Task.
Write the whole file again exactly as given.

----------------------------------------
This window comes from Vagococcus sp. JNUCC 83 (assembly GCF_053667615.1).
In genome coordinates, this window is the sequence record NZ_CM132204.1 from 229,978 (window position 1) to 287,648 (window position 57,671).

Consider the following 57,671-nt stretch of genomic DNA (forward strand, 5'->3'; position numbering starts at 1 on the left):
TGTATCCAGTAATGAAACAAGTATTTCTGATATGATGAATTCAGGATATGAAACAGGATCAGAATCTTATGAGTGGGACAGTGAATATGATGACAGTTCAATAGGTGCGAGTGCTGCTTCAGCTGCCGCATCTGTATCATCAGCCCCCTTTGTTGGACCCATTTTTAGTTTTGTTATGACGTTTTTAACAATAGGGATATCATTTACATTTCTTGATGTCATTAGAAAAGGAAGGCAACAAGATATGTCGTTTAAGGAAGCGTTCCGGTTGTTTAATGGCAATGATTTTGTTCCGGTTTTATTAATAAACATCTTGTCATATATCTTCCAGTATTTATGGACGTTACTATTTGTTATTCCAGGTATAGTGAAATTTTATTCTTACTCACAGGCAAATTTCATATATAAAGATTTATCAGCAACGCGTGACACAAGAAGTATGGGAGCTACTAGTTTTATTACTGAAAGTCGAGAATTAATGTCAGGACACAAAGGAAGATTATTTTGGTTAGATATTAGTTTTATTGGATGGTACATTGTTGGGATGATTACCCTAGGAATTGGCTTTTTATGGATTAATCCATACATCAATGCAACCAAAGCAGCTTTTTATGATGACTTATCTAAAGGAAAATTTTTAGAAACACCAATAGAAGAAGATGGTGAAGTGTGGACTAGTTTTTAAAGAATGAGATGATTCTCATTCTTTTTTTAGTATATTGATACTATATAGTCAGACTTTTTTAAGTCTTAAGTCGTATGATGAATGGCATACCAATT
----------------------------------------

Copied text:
This window comes from Vagococcus sp. JNUCC 83 (assembly GCF_053667615.1).
In genome coordinates, this window is the sequence record NZ_CM132204.1 from 229,978 (window position 1) to 287,648 (window position 57,671).

Consider the following 57,671-nt stretch of genomic DNA (forward strand, 5'->3'; position numbering starts at 1 on the left):
TGTATCCAGTAATGAAACAAGTATTTCTGATATGATGAATTCAGGATATGAAACAGGATCAGAATCTTATGAGTGGGACAGTGAATATGATGACAGTTCAATAGGTGCGAGTGCTGCTTCAGCTGCCGCATCTGTATCATCAGCCCCCTTTGTTGGACCCATTTTTAGTTTTGTTATGACGTTTTTAACAATAGGGATATCATTTACATTTCTTGATGTCATTAGAAAAGGAAGGCAACAAGATATGTCGTTTAAGGAAGCGTTCCGGTTGTTTAATGGCAATGATTTTGTTCCGGTTTTATTAATAAACATCTTGTCATATATCTTCCAGTATTTATGGACGTTACTATTTGTTATTCCAGGTATAGTGAAATTTTATTCTTACTCACAGGCAAATTTCATATATAAAGATTTATCAGCAACGCGTGACACAAGAAGTATGGGAGCTACTAGTTTTATTACTGAAAGTCGAGAATTAATGTCAGGACACAAAGGAAGATTATTTTGGTTAGATATTAGTTTTATTGGATGGTACATTGTTGGGATGATTACCCTAGGAATTGGCTTTTTATGGATTAATCCATACATCAATGCAACCAAAGCAGCTTTTTATGATGACTTATCTAAAGGAAAATTTTTAGAAACACCAATAGAAGAAGATGGTGAAGTGTGGACTAGTTTTTAAAGAATGAGATGATTCTCATTCTTTTTTTAGTATATTGATACTATATAGTCAGACTTTTTTAAGTCTTAAGTCGTATGATGAATGGCATACCAATT